Background: Psychiatric morbidity is common in geriatric population along with other medical ailments. Increasing longevity contributes to higher prevalence of degenerative diseases in the elderly. In this perspective, the disease patterns may have changed in this age group and more so in the developing countries.
Objectives: The current study explores the sociodemographic profile, disease patterns of various psychiatric ICD-10 diagnoses, and medical comorbidities in the elderly outpatients attending geriatric clinic.
Materials and Method: The sample consists of 319 elderly outpatients attending geriatric clinic from September 1999 to December 2002 at National Institute of Mental Health and Neuro-Sciences, Bengaluru, India. This institute is one of the 10/66 centers. This sample is a heterogeneous population of both genders and age >60 years. The patients were assessed using a semi-structured interview as well as laboratory and other investigations as required.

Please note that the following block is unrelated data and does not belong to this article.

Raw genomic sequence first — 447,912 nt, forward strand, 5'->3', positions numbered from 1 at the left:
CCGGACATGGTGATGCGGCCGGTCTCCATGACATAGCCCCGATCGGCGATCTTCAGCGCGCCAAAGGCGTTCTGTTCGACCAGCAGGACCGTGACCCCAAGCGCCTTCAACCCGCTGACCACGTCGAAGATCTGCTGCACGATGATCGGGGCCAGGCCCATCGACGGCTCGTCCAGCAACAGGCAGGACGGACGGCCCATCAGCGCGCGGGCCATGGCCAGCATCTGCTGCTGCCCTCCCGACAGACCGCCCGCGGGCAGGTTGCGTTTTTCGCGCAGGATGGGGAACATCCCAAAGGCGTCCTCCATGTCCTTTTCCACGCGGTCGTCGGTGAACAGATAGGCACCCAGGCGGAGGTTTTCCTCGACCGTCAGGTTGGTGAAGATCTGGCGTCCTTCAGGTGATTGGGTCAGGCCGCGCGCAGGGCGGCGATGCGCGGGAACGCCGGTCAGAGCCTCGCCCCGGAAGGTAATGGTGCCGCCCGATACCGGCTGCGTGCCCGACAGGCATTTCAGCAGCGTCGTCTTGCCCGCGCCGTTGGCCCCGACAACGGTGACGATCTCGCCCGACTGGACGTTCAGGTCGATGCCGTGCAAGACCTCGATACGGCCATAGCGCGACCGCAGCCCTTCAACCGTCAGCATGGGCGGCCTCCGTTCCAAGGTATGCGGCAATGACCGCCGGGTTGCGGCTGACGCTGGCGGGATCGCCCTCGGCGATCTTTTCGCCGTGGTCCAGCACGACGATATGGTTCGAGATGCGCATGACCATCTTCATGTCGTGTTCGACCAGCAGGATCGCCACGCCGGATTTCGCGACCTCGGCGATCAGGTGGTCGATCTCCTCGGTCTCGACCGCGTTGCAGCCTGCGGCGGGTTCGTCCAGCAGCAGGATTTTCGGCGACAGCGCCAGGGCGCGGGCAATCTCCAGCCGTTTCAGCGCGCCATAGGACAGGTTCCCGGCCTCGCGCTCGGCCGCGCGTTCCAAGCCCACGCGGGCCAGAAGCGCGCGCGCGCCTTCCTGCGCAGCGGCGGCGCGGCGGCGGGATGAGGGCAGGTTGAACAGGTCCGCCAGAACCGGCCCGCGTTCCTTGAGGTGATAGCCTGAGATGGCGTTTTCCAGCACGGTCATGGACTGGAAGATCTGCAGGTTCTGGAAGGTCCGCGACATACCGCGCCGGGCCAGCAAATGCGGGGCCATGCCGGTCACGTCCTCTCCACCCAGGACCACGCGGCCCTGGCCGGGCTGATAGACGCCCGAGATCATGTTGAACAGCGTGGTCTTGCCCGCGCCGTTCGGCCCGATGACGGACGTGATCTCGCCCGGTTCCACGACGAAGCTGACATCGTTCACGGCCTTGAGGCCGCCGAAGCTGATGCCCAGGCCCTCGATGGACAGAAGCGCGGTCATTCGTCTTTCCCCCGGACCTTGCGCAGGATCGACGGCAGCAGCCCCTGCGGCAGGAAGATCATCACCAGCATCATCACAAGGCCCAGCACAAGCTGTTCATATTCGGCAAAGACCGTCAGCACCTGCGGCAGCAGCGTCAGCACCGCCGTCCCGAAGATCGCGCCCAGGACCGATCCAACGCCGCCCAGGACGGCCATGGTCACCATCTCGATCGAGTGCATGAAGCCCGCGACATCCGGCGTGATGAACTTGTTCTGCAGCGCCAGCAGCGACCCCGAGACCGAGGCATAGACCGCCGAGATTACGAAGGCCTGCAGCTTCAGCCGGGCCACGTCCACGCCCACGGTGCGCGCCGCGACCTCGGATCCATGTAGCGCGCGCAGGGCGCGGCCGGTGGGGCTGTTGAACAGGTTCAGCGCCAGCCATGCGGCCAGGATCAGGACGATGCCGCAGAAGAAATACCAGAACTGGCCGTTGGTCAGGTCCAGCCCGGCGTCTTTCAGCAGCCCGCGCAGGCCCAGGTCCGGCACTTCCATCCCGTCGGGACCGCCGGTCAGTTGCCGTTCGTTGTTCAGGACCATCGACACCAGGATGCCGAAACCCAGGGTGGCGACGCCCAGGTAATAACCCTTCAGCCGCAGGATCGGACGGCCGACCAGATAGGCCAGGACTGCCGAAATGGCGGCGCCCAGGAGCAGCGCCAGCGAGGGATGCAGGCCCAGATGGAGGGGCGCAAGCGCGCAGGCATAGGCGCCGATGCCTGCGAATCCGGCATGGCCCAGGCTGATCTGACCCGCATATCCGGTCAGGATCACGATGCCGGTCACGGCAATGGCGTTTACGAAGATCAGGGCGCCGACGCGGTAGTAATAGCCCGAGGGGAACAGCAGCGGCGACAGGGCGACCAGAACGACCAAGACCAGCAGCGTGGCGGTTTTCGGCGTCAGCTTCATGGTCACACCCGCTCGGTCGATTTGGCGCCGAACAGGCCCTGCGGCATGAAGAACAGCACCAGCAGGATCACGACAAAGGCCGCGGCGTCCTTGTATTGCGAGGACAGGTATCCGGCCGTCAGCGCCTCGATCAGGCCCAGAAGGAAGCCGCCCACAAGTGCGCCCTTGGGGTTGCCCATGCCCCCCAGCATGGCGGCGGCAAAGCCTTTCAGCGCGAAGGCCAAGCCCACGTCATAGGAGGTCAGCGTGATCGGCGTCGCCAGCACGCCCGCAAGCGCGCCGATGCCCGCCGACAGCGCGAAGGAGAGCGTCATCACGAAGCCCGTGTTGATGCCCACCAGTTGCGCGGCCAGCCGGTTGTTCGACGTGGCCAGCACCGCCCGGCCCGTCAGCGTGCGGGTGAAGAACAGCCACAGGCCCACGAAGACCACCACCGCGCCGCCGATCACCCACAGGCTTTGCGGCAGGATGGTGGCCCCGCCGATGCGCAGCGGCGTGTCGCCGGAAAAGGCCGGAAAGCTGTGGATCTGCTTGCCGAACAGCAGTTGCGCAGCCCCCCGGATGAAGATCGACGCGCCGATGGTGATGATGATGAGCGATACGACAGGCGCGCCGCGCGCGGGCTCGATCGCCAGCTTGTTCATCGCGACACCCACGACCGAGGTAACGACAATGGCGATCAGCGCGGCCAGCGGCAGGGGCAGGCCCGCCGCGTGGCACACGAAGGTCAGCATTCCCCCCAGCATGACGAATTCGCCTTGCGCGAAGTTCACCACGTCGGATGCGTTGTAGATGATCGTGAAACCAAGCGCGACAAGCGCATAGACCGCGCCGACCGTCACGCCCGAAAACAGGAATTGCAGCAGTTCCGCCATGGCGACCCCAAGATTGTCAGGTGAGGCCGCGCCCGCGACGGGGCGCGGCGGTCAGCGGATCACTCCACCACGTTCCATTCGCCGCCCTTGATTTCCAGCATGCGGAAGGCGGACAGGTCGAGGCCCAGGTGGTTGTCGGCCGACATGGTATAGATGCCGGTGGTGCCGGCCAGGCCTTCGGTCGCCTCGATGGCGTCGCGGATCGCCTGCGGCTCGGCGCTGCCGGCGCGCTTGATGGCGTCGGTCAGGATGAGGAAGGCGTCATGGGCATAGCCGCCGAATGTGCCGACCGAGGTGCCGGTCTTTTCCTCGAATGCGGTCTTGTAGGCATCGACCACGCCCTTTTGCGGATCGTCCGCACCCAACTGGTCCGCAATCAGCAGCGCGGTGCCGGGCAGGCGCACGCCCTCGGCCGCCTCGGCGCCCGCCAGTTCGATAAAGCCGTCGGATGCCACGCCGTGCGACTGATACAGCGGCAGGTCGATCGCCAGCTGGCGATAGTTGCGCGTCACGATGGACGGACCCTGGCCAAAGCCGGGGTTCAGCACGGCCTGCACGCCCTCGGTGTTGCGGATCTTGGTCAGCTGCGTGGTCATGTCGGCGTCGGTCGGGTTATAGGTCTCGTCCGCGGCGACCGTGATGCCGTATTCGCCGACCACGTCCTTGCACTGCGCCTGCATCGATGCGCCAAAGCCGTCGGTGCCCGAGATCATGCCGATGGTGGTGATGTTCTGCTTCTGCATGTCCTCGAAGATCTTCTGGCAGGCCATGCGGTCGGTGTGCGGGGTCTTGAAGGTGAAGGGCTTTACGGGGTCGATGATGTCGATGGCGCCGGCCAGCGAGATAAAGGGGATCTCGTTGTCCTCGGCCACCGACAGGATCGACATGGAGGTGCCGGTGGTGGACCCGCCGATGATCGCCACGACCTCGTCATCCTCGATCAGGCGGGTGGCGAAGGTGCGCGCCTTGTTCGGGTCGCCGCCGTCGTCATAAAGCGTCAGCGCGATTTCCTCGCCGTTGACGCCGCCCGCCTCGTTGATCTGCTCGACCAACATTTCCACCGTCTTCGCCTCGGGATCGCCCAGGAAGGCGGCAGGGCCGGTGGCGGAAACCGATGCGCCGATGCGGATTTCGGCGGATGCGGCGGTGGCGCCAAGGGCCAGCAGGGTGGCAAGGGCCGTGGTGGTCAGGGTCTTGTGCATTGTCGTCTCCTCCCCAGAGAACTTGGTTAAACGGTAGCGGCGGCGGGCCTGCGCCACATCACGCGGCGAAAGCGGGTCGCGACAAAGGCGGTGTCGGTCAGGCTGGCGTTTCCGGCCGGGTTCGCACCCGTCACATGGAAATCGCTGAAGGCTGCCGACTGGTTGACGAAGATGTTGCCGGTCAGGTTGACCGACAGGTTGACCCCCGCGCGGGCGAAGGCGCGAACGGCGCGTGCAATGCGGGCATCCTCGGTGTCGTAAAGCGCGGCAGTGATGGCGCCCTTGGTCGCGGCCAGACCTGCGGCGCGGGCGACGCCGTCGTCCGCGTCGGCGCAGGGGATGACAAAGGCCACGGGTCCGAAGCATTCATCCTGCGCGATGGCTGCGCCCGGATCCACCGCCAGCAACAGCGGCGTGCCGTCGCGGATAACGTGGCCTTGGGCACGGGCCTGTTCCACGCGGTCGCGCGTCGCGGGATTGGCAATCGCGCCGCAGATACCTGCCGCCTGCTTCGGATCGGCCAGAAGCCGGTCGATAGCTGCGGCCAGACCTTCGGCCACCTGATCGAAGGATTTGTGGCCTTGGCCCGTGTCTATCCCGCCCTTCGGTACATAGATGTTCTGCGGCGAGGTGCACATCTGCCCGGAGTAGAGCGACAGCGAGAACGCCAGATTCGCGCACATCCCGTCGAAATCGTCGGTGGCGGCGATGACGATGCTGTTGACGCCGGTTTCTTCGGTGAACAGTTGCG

Results: The common psychiatric morbidity of this population is dementia (42.4%) and affective disorders (27.3%). However, the medical comorbidity of these patients is also high (41.9%). Previous study from the same center in 1996 reported that 4.2% of patients attending psychiatric services were 60 years and above. The most common problems in the previous study included psychoses (66%), of which about two-thirds (43% of the total) were non-organic psychoses.
Conclusion: Dementia, a degenerative disease, forms the largest group of mental illness in elderly outpatients attending geriatric clinic. Other organic psychiatric diseases follow this. Medical comorbidity is concurrently seen in patients with the psychiatric morbidity. This extrapolates the requirement of the multidisciplinary approach in managing the patients in geriatric age group.
Key words: Comorbidity; Geriatric; Medical Diagnoses; Psychiatric Diagnoses